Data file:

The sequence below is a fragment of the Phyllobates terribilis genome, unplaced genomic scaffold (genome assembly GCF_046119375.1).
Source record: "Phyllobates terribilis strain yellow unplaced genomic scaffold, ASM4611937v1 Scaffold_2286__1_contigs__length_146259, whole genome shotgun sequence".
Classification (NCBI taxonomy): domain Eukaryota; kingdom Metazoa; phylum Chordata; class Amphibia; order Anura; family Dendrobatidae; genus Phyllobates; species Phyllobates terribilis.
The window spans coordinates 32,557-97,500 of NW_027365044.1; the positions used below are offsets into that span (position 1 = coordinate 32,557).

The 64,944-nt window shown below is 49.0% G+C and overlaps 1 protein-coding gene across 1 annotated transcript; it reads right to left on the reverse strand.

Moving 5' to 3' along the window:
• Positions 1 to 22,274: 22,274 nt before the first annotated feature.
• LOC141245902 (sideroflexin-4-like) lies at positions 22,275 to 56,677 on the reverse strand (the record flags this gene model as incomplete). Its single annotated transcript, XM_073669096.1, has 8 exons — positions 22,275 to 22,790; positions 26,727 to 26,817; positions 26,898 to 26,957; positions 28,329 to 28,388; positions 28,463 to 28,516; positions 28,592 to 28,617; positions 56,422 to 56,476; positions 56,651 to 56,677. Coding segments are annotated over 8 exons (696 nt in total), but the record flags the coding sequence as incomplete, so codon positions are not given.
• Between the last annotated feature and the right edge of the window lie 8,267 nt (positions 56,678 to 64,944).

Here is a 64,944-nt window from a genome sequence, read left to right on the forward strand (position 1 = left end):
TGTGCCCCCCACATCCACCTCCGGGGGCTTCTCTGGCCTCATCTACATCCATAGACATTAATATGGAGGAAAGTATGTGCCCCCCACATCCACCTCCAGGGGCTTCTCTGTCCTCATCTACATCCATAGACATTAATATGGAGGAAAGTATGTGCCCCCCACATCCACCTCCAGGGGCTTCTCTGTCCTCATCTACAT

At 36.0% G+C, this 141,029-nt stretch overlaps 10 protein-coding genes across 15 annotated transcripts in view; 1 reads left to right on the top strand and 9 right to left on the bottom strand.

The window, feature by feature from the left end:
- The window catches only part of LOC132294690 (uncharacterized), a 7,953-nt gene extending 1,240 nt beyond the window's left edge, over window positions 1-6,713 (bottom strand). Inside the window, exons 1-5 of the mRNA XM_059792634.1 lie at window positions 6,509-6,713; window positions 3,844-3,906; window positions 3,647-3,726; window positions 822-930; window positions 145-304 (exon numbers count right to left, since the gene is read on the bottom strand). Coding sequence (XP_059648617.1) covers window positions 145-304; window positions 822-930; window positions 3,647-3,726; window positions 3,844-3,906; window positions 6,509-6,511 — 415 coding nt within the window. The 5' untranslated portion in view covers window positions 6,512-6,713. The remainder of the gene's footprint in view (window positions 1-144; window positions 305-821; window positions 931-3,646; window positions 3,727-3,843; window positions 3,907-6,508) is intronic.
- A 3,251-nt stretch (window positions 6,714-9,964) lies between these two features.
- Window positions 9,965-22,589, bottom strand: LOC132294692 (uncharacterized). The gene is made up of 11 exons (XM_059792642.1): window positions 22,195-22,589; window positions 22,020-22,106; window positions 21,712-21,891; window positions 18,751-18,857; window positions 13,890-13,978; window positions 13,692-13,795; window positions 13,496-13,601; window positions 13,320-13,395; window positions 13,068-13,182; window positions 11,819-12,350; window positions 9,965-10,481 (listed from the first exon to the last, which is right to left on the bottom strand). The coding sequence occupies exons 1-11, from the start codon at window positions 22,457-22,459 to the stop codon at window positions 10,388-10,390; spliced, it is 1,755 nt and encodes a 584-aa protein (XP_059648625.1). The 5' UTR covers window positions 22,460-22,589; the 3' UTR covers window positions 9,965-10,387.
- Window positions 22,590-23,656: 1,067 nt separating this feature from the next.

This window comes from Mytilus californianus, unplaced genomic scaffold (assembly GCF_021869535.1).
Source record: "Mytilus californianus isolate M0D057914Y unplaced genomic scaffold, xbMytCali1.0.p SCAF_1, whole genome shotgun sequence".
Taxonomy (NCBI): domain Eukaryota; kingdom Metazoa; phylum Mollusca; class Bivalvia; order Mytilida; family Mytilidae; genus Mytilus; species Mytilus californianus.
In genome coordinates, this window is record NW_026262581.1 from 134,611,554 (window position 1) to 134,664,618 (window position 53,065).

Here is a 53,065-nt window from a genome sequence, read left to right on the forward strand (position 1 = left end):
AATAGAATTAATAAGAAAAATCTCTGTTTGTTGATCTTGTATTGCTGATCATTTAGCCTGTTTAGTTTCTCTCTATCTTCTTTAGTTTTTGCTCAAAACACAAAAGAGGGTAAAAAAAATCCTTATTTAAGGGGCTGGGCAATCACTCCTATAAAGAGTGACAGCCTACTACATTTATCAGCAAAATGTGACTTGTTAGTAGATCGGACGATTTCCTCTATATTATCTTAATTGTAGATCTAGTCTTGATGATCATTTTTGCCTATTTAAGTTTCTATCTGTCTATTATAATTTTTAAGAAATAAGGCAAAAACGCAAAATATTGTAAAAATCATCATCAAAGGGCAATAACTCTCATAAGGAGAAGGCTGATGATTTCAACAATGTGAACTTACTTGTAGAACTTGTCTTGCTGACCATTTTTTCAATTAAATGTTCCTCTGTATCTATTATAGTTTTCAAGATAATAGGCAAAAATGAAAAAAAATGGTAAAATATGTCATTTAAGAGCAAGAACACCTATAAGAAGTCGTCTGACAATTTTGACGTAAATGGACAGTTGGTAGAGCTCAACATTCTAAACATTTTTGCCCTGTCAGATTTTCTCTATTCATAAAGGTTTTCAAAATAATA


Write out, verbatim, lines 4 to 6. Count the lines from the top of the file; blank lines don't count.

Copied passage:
The window spans coordinates 32,557-97,500 of NW_027365044.1; the positions used below are offsets into that span (position 1 = coordinate 32,557).

The 64,944-nt window shown below is 49.0% G+C and overlaps 1 protein-coding gene across 1 annotated transcript; it reads right to left on the reverse strand.

Moving 5' to 3' along the window: